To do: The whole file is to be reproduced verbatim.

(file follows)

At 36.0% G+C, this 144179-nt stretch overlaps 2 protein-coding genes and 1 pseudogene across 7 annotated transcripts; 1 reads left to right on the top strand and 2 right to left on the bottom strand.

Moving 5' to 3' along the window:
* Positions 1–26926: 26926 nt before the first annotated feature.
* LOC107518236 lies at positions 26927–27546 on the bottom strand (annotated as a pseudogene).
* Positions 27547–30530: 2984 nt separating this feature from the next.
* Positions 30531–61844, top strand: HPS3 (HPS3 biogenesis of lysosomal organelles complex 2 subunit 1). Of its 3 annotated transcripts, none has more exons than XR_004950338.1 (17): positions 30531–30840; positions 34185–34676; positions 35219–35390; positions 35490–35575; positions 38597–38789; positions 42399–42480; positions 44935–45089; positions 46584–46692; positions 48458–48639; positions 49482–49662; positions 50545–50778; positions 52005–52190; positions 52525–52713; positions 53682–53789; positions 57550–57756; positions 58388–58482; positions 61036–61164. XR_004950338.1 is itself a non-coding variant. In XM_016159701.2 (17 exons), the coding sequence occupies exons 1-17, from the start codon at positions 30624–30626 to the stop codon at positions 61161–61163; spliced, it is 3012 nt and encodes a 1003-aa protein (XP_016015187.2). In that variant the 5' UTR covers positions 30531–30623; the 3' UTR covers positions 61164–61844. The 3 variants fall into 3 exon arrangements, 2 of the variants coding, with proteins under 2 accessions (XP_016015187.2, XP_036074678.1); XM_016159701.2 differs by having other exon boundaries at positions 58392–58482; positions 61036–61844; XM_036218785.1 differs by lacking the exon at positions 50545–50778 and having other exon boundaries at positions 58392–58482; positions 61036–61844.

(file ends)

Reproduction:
At 36.0% G+C, this 144179-nt stretch overlaps 2 protein-coding genes and 1 pseudogene across 7 annotated transcripts; 1 reads left to right on the top strand and 2 right to left on the bottom strand.

Moving 5' to 3' along the window:
* Positions 1–26926: 26926 nt before the first annotated feature.
* LOC107518236 lies at positions 26927–27546 on the bottom strand (annotated as a pseudogene).
* Positions 27547–30530: 2984 nt separating this feature from the next.
* Positions 30531–61844, top strand: HPS3 (HPS3 biogenesis of lysosomal organelles complex 2 subunit 1). Of its 3 annotated transcripts, none has more exons than XR_004950338.1 (17): positions 30531–30840; positions 34185–34676; positions 35219–35390; positions 35490–35575; positions 38597–38789; positions 42399–42480; positions 44935–45089; positions 46584–46692; positions 48458–48639; positions 49482–49662; positions 50545–50778; positions 52005–52190; positions 52525–52713; positions 53682–53789; positions 57550–57756; positions 58388–58482; positions 61036–61164. XR_004950338.1 is itself a non-coding variant. In XM_016159701.2 (17 exons), the coding sequence occupies exons 1-17, from the start codon at positions 30624–30626 to the stop codon at positions 61161–61163; spliced, it is 3012 nt and encodes a 1003-aa protein (XP_016015187.2). In that variant the 5' UTR covers positions 30531–30623; the 3' UTR covers positions 61164–61844. The 3 variants fall into 3 exon arrangements, 2 of the variants coding, with proteins under 2 accessions (XP_016015187.2, XP_036074678.1); XM_016159701.2 differs by having other exon boundaries at positions 58392–58482; positions 61036–61844; XM_036218785.1 differs by lacking the exon at positions 50545–50778 and having other exon boundaries at positions 58392–58482; positions 61036–61844.